Handbell Choir

Established nearly 40 years ago, the resounding music of the House of Hope Handbell Choir has become a familiar and integral part of worship. The Adult Handbell Choir is a multi-generational group open to high school students and adults that provides music for the worship service once a month. Rehearsals are held on Wednesdays from 7:15-8:45 p.m. The Youth Handbell Choir is open to middle and high school students and rehearses on Wednesdays from 6:30–7 p.m. and rings several times each year during worship services.

House of Hope rings with a five-octave set of Whitechapel handbells, crafted at the Whitechapel Bell Foundry in London, England, maker of the Liberty Bell. They were given to House of Hope by Mr. and Mrs. Fred Blumers in 1979. The choir also uses a five-octave set of Malmark handchimes.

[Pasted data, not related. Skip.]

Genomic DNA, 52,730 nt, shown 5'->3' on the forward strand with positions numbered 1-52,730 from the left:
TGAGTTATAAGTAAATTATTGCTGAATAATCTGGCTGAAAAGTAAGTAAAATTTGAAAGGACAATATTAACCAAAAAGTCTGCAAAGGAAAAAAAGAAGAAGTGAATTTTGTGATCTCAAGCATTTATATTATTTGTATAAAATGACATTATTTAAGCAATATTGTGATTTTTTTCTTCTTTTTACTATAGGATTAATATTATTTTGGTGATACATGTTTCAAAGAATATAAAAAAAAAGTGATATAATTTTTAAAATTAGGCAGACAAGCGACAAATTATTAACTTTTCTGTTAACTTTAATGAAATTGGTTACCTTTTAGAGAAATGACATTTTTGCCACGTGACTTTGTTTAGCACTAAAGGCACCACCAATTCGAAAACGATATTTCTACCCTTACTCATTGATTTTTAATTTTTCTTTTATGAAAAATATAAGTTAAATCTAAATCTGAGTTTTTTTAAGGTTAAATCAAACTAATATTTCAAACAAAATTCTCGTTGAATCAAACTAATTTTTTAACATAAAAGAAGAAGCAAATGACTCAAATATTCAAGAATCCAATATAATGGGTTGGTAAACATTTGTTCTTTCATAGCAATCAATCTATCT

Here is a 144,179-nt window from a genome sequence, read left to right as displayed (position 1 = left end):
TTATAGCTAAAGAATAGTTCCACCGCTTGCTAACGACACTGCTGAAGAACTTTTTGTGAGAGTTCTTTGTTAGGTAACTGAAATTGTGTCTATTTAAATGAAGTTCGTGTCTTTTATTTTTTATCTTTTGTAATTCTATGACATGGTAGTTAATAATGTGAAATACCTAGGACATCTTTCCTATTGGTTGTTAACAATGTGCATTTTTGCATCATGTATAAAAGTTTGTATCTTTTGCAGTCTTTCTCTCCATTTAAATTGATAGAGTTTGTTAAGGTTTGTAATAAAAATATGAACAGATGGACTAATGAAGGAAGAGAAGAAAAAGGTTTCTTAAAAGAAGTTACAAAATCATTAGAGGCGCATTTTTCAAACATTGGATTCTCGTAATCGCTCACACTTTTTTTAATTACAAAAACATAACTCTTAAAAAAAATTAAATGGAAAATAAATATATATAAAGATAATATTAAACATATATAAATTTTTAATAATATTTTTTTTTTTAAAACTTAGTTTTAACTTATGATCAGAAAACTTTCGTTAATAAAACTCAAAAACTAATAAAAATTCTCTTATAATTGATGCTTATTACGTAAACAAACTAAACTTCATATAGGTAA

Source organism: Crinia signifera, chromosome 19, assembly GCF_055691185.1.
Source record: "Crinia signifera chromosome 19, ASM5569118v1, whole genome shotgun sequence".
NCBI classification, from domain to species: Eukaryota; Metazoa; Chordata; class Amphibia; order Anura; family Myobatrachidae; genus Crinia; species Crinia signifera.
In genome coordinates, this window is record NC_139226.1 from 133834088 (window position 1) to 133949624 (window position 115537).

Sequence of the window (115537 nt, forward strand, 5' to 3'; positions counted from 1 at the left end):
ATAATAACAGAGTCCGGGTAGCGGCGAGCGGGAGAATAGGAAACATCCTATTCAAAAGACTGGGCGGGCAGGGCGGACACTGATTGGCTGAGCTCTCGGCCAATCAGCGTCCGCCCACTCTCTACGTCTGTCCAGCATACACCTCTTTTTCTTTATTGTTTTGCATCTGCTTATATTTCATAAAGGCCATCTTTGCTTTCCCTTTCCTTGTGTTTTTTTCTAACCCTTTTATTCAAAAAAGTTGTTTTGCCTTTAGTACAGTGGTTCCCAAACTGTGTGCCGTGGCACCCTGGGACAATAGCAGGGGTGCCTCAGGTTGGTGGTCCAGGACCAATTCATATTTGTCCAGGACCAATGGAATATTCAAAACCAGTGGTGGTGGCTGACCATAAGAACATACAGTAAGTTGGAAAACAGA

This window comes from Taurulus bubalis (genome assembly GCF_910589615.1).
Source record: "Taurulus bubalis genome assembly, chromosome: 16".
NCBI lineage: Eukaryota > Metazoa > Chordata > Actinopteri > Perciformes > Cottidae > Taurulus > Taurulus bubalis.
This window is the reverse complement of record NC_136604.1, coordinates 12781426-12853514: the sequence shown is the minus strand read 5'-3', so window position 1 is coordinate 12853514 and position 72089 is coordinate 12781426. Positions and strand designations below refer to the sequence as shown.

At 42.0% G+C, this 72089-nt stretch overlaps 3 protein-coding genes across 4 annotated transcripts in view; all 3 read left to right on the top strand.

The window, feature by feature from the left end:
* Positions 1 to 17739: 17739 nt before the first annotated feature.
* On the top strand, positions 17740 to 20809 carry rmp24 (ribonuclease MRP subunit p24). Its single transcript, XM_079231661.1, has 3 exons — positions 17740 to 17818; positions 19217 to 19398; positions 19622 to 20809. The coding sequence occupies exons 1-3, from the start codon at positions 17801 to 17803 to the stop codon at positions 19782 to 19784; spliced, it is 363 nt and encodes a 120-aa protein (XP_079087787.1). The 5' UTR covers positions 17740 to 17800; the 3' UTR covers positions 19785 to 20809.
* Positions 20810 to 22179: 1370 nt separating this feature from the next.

Commissioned by a handbell choir member, Dr. Aaron David Miller, Director of Music and Organist, composed a work for double handbell choir specifically for House of Hope Adult and Youth Handbell Choirs. Fantasy on “St. Anne,” was premiered in May 2012.

If you are interested in joining one of the handbell choirs, please contact Music Associate Tim Short at Tim Short. Interested ringers must be able to read music.

History of Handbells
Handbell ringing began in England about 300 years ago. Musical handbells fitted with leather straps, were introduced in the late 17th century and were used for playing simple tunes and for practicing the change ringing of tower bells in specific patterns.

Handbell ringing arrived in the United States in 1902 when Margaret Shurcliff returned from England, gifted with a set of handbells after becoming the first American woman to ring a peal on tower bells in England. She began the first community handbell group in Boston and later founded the New England Guild of Handbell Ringers in 1937, followed by the American Guild of English Handbell Ringers in 1954. Today the organization is known as Handbell Musicians of America.